• Example of a typically developing child: When making a request, Johnny alternates looking at Mrs. Smith then the treat and then back at Mrs. Smith to convey what he wants.
  • Example of a child at risk for autism: Sam actively avoids eye contact with Mrs. Jones by turning away, pushing away, or closing his eyes.

Scientific References:

  • Wetherby, Woods, Allen, Cleary, Dickinson, & Lord (2004). Early indicators of autism spectrum disorders in the second year of life. Journal of Autism and Developmental Disorders, 34, 473-493.
  • Zwaigenbaum, Bryson, Rogers, Roberts, Brian, & Szatmari (2005). Behavioral manifestations of autism in the first year of life. International Journal of Developmental Neuroscience, 23, 143-152.

Show objects to others

A child at risk for autism may not show objects to another person or may show objects in a partial or inconsistent manner. Typically developing children show objects to others to show enjoyment in the interaction or to initiate an interaction with another person whereas a child at risk for autism may only show objects to others to obtain assistance.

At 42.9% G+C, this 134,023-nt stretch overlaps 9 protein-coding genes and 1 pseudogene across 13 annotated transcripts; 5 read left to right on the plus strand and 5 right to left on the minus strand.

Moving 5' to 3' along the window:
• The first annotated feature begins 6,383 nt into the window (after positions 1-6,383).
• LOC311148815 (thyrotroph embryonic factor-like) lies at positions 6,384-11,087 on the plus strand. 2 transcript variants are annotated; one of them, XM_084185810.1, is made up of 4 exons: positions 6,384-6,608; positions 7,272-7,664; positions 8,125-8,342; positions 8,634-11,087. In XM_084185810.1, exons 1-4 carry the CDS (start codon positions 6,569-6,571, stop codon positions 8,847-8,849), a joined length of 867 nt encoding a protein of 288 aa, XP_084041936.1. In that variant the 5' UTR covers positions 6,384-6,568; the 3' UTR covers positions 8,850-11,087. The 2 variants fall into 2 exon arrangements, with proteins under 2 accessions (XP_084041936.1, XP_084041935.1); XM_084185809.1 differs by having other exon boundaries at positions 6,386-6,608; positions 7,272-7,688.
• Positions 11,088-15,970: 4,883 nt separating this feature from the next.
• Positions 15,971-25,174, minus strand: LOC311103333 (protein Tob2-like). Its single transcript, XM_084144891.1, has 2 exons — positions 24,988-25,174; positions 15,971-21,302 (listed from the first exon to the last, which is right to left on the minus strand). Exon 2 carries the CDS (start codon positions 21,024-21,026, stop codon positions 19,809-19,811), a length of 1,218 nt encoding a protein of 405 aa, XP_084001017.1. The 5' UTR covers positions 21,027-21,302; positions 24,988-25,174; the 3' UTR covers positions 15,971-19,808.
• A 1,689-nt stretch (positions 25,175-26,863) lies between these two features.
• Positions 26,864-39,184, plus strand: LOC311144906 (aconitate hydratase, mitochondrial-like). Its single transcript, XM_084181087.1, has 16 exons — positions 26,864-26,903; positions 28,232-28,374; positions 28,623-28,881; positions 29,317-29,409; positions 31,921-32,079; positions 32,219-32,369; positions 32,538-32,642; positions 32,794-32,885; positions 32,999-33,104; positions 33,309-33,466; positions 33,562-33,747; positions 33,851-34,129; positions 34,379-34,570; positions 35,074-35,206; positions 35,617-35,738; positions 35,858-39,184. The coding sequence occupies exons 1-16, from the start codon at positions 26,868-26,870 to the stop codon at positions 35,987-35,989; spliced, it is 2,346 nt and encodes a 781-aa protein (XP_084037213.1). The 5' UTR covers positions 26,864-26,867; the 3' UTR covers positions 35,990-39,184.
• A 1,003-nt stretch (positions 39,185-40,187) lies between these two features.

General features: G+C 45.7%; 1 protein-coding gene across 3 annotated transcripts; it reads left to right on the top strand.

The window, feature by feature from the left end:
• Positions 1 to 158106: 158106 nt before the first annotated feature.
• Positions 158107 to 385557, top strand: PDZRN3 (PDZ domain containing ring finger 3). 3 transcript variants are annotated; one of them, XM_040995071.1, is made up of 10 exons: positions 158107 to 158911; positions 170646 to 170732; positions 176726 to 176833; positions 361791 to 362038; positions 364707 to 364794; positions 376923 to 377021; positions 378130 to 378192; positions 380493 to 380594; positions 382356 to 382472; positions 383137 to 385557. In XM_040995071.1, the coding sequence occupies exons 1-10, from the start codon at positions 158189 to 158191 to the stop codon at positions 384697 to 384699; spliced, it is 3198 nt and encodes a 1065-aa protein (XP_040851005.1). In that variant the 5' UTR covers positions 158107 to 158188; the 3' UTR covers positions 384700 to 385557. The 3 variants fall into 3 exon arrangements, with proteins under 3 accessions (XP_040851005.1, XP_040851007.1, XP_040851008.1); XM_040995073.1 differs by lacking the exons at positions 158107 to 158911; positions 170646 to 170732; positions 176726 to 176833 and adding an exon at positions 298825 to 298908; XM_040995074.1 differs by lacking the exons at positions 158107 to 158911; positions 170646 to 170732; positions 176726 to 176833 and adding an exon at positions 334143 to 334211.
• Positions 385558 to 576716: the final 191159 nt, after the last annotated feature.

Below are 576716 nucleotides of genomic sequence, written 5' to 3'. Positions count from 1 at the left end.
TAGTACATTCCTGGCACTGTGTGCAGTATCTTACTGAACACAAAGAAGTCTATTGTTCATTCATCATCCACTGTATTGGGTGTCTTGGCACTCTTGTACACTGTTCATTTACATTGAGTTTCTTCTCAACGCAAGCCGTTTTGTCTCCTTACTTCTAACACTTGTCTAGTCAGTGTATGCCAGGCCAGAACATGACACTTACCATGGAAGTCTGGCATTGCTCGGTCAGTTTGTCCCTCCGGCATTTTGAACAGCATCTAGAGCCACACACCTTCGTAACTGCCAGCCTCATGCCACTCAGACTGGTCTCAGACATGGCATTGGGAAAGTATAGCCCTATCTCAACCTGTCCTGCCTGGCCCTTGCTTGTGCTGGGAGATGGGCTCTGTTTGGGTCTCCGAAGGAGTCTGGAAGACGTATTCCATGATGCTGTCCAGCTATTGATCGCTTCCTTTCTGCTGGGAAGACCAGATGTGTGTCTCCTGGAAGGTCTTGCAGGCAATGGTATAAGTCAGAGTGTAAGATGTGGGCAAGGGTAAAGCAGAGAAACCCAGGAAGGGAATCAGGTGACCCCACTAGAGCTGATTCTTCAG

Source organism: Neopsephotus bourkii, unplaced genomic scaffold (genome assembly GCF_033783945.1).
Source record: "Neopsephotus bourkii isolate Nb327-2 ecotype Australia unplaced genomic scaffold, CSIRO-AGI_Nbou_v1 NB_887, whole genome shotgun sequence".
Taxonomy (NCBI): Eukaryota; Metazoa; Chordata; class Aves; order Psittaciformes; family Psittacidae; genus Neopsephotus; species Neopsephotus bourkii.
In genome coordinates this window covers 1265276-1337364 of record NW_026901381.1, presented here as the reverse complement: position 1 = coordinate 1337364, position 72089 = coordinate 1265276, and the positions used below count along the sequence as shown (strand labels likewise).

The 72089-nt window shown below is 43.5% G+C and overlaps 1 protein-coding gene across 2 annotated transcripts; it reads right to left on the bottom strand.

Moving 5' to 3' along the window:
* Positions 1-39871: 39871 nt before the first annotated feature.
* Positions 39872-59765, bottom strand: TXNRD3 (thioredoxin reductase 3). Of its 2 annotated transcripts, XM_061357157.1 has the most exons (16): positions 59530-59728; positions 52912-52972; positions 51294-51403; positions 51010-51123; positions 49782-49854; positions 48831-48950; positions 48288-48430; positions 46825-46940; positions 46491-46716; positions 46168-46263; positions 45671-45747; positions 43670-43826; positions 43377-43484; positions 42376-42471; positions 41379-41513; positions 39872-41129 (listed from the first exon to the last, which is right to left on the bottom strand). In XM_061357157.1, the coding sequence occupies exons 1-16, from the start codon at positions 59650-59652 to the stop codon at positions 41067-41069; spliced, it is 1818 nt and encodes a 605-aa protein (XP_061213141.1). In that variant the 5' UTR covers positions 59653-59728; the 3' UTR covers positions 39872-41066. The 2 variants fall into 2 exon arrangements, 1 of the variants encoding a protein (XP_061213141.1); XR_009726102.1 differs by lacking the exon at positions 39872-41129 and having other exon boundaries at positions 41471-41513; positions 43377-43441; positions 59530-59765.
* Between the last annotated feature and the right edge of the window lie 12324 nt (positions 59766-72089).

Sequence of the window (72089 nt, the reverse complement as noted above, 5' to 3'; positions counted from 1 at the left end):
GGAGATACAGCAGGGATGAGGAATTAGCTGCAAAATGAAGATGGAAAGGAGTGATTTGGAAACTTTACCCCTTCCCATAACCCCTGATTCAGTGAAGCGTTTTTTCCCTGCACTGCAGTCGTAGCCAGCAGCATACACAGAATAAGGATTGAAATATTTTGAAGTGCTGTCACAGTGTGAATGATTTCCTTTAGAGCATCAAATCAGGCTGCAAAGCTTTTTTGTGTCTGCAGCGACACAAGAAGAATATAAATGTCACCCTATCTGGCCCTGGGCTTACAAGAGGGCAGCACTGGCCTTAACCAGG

• Example of a typically developing child: Johnny brings a ball to Mrs. Smith, holds it up to her, and places it in front of her with while looking at her and saying “baaaaa.”
  • Example of a child at risk for autism: Sam holds up a ball and places it in front of Mrs. Jones without coordinated eye contact or vocalizations as though storing it in a safe place for later.

Scientific References:

  • Zwaigenbaum, Bryson, Rogers, Roberts, Brian, & Szatmari (2005) Behavioral manifestations of autism in the first year of life. International Journal of Developmental Neuroscience, 23, 143-152.
  • Vostanis, Smith, Corbett, Sungum-Paliwal, Edwards, Gingell, Golding, Moore, & Williams (1998). Parental concerns of early development in children with autism and related disorders. Autism – The International Journal of Research and Practice, 2, 229-242.

Point to request

A child at risk for autism may not point at a particular object he wants or an object he wants for a particular action.

  • Example of a typically developing child: When Mrs. Smith offers Cheerios or Fishy Crackers, Johnny points to the Fishy Crackers and say “This one” with eye contact.